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  • Report No.: None
  • Grant Number: AC26-98FT40370
  • DOI: 10.2172/897544 | External Link
  • Office of Scientific & Technical Information Report Number: 897544
  • Archival Resource Key: ark:/67531/metadc888680

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Office of Scientific & Technical Information Technical Reports

Reports, articles and other documents harvested from the Office of Scientific and Technical Information.

Office of Scientific and Technical Information (OSTI) is the Department of Energy (DOE) office that collects, preserves, and disseminates DOE-sponsored research and development (R&D) results that are the outcomes of R&D projects or other funded activities at DOE labs and facilities nationwide and grantees at universities and other institutions.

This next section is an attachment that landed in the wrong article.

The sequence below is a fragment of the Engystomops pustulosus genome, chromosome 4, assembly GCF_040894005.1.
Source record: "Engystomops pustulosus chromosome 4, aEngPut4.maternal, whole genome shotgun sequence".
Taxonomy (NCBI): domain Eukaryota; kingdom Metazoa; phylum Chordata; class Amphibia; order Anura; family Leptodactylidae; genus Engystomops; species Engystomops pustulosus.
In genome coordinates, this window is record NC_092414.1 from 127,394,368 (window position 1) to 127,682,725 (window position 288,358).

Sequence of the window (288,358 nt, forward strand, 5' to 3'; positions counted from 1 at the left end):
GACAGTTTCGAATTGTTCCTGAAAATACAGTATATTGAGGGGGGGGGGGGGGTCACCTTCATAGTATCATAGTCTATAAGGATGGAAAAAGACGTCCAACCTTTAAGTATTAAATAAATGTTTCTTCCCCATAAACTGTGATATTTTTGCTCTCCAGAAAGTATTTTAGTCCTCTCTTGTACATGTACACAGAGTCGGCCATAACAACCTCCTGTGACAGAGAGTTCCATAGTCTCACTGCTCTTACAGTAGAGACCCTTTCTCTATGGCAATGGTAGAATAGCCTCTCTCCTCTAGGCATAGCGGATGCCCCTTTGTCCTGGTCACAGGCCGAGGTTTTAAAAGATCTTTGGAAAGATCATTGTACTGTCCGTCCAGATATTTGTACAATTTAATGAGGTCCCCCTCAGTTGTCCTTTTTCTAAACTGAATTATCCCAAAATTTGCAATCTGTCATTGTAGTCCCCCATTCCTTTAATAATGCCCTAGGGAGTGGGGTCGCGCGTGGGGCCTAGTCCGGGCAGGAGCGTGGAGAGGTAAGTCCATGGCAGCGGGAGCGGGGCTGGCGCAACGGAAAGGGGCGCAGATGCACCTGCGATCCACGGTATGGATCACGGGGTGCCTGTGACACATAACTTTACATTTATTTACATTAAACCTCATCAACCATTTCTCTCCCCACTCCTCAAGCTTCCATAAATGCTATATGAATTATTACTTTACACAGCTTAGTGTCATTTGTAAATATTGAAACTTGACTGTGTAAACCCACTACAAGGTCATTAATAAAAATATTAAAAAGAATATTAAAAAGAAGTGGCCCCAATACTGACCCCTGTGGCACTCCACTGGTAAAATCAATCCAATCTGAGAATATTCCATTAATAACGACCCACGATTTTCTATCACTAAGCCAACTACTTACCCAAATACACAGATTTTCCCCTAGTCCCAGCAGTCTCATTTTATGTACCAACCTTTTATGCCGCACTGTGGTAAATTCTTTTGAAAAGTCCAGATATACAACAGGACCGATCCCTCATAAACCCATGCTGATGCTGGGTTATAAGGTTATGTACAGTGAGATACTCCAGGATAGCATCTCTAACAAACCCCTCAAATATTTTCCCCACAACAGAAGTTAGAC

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  • March 30, 2002

Added to The UNT Digital Library

  • Sept. 22, 2016, 2:13 a.m.

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  • May 8, 2018, 1:33 p.m.

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Coggiola, Michael J.; Oser, Harald; Faris, Gregory W. & Crosley, David R. Initial Development of a Continuous Emission Monitor for Dioxins, report, March 30, 2002; Menlo Park, California. (digital.library.unt.edu/ark:/67531/metadc888680/: accessed May 26, 2018), University of North Texas Libraries, Digital Library, digital.library.unt.edu; crediting UNT Libraries Government Documents Department.